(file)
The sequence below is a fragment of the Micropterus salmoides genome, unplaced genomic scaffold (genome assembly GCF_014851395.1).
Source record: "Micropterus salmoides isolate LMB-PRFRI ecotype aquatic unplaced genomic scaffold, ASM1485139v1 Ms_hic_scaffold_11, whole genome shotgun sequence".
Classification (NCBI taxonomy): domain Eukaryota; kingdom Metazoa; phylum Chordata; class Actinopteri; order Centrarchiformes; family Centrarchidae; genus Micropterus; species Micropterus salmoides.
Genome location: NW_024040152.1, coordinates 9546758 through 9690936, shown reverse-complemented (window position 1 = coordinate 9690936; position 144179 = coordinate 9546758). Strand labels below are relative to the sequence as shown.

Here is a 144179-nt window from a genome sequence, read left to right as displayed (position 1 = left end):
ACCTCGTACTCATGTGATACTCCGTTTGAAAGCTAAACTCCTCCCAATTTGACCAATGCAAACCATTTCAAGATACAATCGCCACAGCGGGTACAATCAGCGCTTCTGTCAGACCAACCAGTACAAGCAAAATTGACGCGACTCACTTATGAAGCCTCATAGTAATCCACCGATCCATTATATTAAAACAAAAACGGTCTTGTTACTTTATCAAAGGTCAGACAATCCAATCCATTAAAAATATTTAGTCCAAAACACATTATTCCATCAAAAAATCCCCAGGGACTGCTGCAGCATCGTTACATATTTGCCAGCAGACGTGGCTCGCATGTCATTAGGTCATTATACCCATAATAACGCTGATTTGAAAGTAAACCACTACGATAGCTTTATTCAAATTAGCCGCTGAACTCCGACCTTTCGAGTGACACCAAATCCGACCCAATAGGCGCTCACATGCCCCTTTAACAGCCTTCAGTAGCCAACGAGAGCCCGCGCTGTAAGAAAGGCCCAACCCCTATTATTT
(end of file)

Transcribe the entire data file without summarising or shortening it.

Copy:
The sequence below is a fragment of the Micropterus salmoides genome, unplaced genomic scaffold (genome assembly GCF_014851395.1).
Source record: "Micropterus salmoides isolate LMB-PRFRI ecotype aquatic unplaced genomic scaffold, ASM1485139v1 Ms_hic_scaffold_11, whole genome shotgun sequence".
Classification (NCBI taxonomy): domain Eukaryota; kingdom Metazoa; phylum Chordata; class Actinopteri; order Centrarchiformes; family Centrarchidae; genus Micropterus; species Micropterus salmoides.
Genome location: NW_024040152.1, coordinates 9546758 through 9690936, shown reverse-complemented (window position 1 = coordinate 9690936; position 144179 = coordinate 9546758). Strand labels below are relative to the sequence as shown.

Here is a 144179-nt window from a genome sequence, read left to right as displayed (position 1 = left end):
ACCTCGTACTCATGTGATACTCCGTTTGAAAGCTAAACTCCTCCCAATTTGACCAATGCAAACCATTTCAAGATACAATCGCCACAGCGGGTACAATCAGCGCTTCTGTCAGACCAACCAGTACAAGCAAAATTGACGCGACTCACTTATGAAGCCTCATAGTAATCCACCGATCCATTATATTAAAACAAAAACGGTCTTGTTACTTTATCAAAGGTCAGACAATCCAATCCATTAAAAATATTTAGTCCAAAACACATTATTCCATCAAAAAATCCCCAGGGACTGCTGCAGCATCGTTACATATTTGCCAGCAGACGTGGCTCGCATGTCATTAGGTCATTATACCCATAATAACGCTGATTTGAAAGTAAACCACTACGATAGCTTTATTCAAATTAGCCGCTGAACTCCGACCTTTCGAGTGACACCAAATCCGACCCAATAGGCGCTCACATGCCCCTTTAACAGCCTTCAGTAGCCAACGAGAGCCCGCGCTGTAAGAAAGGCCCAACCCCTATTATTT